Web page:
“We’re passionate about switching from reactive to proactive and we’re trying to provide the tools that make that feasible,” explained Conrad. This is a third project in a series of health initiatives for Google[x]. The team has already developed a smart contact lens that detects glucose levels for diabetics and utensils that help manage hand tremors in Parkinson’s patients.


The plan is to test whether tiny particles coated “magnetized” with antibodies can catch disease in its nascent stages. The tiny particles are essentially programmed to spread throughout the body via pill and then latch on to the abnormal cells. The wearable device then “calls” the nanoparticles back to ask them what’s going on with the body and to find out if the person who swallowed the pill has cancer or other diseases.


“Think of it as sort of like a mini self-driving car,” Conrad simplified with a clear reference to Google[x]‘s vehicular project. “We can make it park where we want it to.” Conrad went on with the car theme, saying the body is more important than a car and comparing our present healthcare system as something that basically only tries to change our oil after we’ve broken down. “We wouldn’t do that with a car,” he added.

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Technology Trends - Singularity Blog: Most Anticipated New Technologies for 2015/2016

Technology Trends - Singularity Blog: Most Anticipated New Technologies for 2015/2016 | Amazing Science | Scoop.it
Future timeline, a timeline of humanity's future, based on current trends, long-term environmental changes, advances in technology such as Moore's Law, the latest medical advances, and the evolving geopolitical landscape.


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Ursula Sola de Hinestrosa's curator insight, April 24, 2015 4:50 PM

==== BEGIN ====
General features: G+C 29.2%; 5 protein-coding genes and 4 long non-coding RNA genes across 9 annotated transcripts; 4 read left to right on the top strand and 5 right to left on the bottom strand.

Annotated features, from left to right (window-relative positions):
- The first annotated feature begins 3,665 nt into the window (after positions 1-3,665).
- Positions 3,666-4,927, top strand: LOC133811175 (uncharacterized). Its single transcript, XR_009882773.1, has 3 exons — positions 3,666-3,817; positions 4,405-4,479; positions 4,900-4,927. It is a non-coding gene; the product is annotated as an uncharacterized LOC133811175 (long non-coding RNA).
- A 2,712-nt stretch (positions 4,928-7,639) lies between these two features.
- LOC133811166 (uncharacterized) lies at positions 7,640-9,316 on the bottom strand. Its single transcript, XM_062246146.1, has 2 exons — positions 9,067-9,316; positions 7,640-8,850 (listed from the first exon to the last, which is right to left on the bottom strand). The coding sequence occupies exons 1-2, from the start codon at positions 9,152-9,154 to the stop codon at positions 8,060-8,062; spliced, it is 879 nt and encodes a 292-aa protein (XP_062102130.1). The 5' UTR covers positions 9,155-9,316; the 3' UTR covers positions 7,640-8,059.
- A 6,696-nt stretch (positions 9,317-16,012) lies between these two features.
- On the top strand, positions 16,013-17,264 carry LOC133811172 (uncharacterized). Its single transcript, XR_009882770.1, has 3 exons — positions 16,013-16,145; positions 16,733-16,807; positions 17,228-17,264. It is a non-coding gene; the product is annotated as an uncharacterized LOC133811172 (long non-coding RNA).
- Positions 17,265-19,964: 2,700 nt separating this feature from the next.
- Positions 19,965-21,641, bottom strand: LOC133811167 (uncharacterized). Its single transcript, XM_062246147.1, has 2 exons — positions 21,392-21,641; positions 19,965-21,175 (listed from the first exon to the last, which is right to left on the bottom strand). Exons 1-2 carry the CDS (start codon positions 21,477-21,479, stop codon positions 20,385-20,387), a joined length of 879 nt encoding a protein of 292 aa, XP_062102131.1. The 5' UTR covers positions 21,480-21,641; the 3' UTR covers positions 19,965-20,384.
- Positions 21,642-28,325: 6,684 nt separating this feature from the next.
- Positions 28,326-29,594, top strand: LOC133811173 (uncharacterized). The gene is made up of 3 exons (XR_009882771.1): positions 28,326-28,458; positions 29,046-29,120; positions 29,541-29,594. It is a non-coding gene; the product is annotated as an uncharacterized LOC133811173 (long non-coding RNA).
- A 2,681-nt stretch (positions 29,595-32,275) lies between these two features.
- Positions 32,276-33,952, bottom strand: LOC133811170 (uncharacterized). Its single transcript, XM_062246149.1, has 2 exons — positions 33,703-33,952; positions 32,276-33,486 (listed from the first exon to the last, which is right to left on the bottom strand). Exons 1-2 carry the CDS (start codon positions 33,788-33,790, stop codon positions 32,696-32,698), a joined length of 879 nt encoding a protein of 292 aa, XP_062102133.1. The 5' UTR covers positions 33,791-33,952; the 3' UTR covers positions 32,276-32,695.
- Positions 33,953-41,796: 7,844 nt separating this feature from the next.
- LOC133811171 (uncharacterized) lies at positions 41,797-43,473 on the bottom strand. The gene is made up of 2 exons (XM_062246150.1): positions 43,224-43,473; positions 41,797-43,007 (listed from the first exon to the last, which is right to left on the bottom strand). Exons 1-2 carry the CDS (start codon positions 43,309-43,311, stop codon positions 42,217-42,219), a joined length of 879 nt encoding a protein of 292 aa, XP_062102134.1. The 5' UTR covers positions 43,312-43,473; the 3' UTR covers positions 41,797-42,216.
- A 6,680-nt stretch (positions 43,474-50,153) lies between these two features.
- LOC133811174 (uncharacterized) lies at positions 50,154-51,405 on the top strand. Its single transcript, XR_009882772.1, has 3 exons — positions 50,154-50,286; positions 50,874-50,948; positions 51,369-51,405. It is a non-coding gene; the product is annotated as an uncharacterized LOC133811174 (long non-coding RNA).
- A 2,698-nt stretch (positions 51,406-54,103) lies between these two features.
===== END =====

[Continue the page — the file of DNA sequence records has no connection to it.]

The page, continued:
Nuevas tecnologias

AugusII's curator insight, April 25, 2015 6:15 PM

Being up to date a must -  Learning on trends useful.

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CRISPR-CAS editing brings cloning of woolly mammoth one step closer to reality

CRISPR-CAS editing brings cloning of woolly mammoth one step closer to reality | Amazing Science | Scoop.it

A team of researchers working at Harvard University has taken yet another step towards bringing to life a reasonable facsimile of a woolly mammoth—a large, hairy elephant-like beast that went extinct approximately 3,300 years ago. The work by the team has not been published as yet, because as team lead George Church told The Sunday Times, recently, they believe they have more work to do before they write up their results.


Church is quick to point out that his team is not cloning the mammoth, instead they are rebuilding the genome of the ancient animal by studying its DNA, replicating it and then inserting the copy into the genome of an Asian elephant—the closest modern day equivalent. They are not bringing forth a new mammoth yet either—all of their work is confined to simple cells in their lab. What they have done, however, is build healthy living elephant cells with mammoth DNA in them. Their work is yet another step towards that ultimate goal, realizing the birth of a wooly mammoth that is as faithful to the original as is humanly possible.


Talk of cloning a mammoth began not long after scientists learned how to actually do cloning—mammoth carcasses have been found in very cold places which preserved remains, which of course, included DNA. But not everyone has been onboard with the idea—some claim it is stepping into God's territory, others suggest it seems ridiculous considering all of the species that are nearing extinction, including those of elephants. Why not use those financial resources that are now going towards bringing back something that has gone extinct, to saving those that are still here?